Up for a challenge? Head to the nearby Grazalema Natural Park scale the summit of El Torreón, the highest peak in the park. You’ll be rewarded with stunning panoramic vistas of the surrounding Sierra de Grazalema.

If hiking near Cadiz is on your agenda, I highly recommend renting a car as it’s the best way to visit the natural parks and access the coastal walks. 

Take a Day Trip from Cadiz

If you have more time in Cadiz, you can easily fill up your days by visiting other beautiful towns near Cadiz. There are many day trip options and you can pick one that fits your travel interests, be it a day at the beach, discovering charming white villages, or getting another dose of Andalucian culture. Check out ideas for day trips from Cadiz here.  

If you want someone else to take care of all the details and simply enjoy your day, consider booking a one-day guided tour. Here are some tours from Cadiz worth considering: 

cadiz old town

Essential Cadiz Travel Information

Getting to Cadiz

Cadiz is located in the southwest of Spain, and there are several ways to get there. 

If you are already in Spain, Cadiz is well-connected by both train and bus. Check Renfe for train routes and schedules and try ALSA for bus journeys. The train and bus stations in Cadiz are next to each other and in a central location so it’s easy to get around. If you’re coming from Seville, check out our Cadiz-Seville transport guide for more details.

If you are coming from other parts of Europe, the easiest way is to fly into one of the nearby airports such as Jerez Airport, Seville Airport, or Malaga Airport. From there, you can take a bus or train to Cadiz.

Seville Airport (SVQ) to Cádiz

By Car: The approximate driving time from Seville Airport to Cádiz is around 1.5 to 2 hours, depending on traffic conditions and the route taken. The most common route is via the A4 highway.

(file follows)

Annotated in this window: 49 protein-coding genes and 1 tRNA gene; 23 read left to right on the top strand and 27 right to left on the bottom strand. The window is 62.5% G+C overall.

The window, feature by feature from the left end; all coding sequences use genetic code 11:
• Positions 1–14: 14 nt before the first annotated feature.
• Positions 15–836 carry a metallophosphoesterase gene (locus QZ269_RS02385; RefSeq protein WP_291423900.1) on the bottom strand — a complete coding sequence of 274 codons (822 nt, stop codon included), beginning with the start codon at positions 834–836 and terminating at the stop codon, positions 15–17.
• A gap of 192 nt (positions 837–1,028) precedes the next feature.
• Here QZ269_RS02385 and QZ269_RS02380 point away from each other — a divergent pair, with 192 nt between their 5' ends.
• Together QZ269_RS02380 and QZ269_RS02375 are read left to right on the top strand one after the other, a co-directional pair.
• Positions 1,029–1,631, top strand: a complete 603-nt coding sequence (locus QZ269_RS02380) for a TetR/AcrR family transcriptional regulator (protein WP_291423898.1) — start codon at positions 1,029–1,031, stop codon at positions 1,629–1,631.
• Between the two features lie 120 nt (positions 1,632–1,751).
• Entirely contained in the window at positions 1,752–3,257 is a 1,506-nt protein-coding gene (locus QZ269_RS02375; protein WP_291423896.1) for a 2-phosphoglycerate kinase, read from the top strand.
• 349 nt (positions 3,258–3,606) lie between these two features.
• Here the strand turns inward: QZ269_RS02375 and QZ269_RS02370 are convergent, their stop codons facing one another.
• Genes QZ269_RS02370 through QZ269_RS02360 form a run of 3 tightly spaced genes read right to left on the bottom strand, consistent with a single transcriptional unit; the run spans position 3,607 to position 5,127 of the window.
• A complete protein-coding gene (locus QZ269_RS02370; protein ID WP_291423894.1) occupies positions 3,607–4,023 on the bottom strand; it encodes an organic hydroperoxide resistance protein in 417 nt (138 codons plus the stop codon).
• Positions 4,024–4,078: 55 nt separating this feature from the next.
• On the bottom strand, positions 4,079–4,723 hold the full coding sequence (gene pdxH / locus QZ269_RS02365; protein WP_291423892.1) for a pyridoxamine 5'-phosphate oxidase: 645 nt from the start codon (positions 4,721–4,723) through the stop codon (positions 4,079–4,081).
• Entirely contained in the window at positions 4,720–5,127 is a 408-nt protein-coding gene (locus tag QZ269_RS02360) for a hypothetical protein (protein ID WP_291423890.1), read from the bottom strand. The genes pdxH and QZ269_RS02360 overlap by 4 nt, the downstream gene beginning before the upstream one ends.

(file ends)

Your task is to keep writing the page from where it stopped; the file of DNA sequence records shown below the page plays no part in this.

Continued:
By Public Transportation: From Seville Airport, you first have to get to the train or bus station. From there, you can take a direct bus or train to Cádiz. The journey typically takes around 2 to 3 hours, depending on the connections and schedules.

Jerez Airport (XRY) to Cádiz

By Car: The distance between Jerez Airport and Cádiz is approximately 44 kilometers (27 miles), and the driving time is around 30 to 40 minutes, depending on traffic conditions. The most direct route is usually via the A4 highway.

By Public Transportation: From Jerez Airport, you can take a bus or a taxi to Jerez de la Frontera’s train station and then catch a train to Cádiz. The total travel time, including transfers, is typically around 1 to 1.5 hours.

Malaga Airport (AGP) to Cádiz

By Car: The distance between Malaga Airport and Cádiz is approximately 225 kilometers (140 miles), and the driving time is around 2.5 to 3 hours, depending on traffic and the chosen route. The most common route is via the A-7 highway.

By Public Transportation: From Malaga Airport, you can take a train or a bus to Malaga’s central train station (Maria Zambrano Station) and then catch a train to Cádiz. The total travel time, including transfers, is typically around 3 to 4 hours.

Car Rental Recommendation

If you’re looking for the best prices for car rental during your stay in Spain, check out Discover Cars. Just plug in your location and dates and you’ll get the best deals available. Super convenient and easy! 

Accommodation in Cadiz 

There are plenty of accommodation options in Cadiz to suit all budgets. You can find everything from luxury hotels to budget hostels. Some of the most popular areas to stay in Cadiz are the Old Town, La Viña, and Playa Victoria.

If you are looking for a more authentic experience, you can also consider staying in a local guesthouse or apartment. This will give you the opportunity to live like a local and experience the culture and lifestyle of Cadiz.

Check out these highly-rated stays in Cadiz and see if there’s one that fits your needs:

  • Parador de Cadiz: Spacious and modern rooms facing the ocean and located in a former 18th-century barracks. Ideal for a splurge in Cadiz.
  • Hotel Boutique Convento Cádiz: Beautiful boutique hotel located in La Viña which was a 17th-century convent. Great for couples. 
  • Hotel Argantonio: Charming boutique hotel in the heart of Cadiz Old Town, with well-decorated rooms. Ideal for a weekend getaway. 
  • Jardines de Candelaria Cadiz: Modern, comfortable, and spacious apartment in the Old Town. Ideal for groups and families. 
  • Hotel Casa de las Cuatro Torres: Gorgeous boutique hotel is housed in a beautifully restored 18th-century building. Perfect if you want a memorable stay in a central location.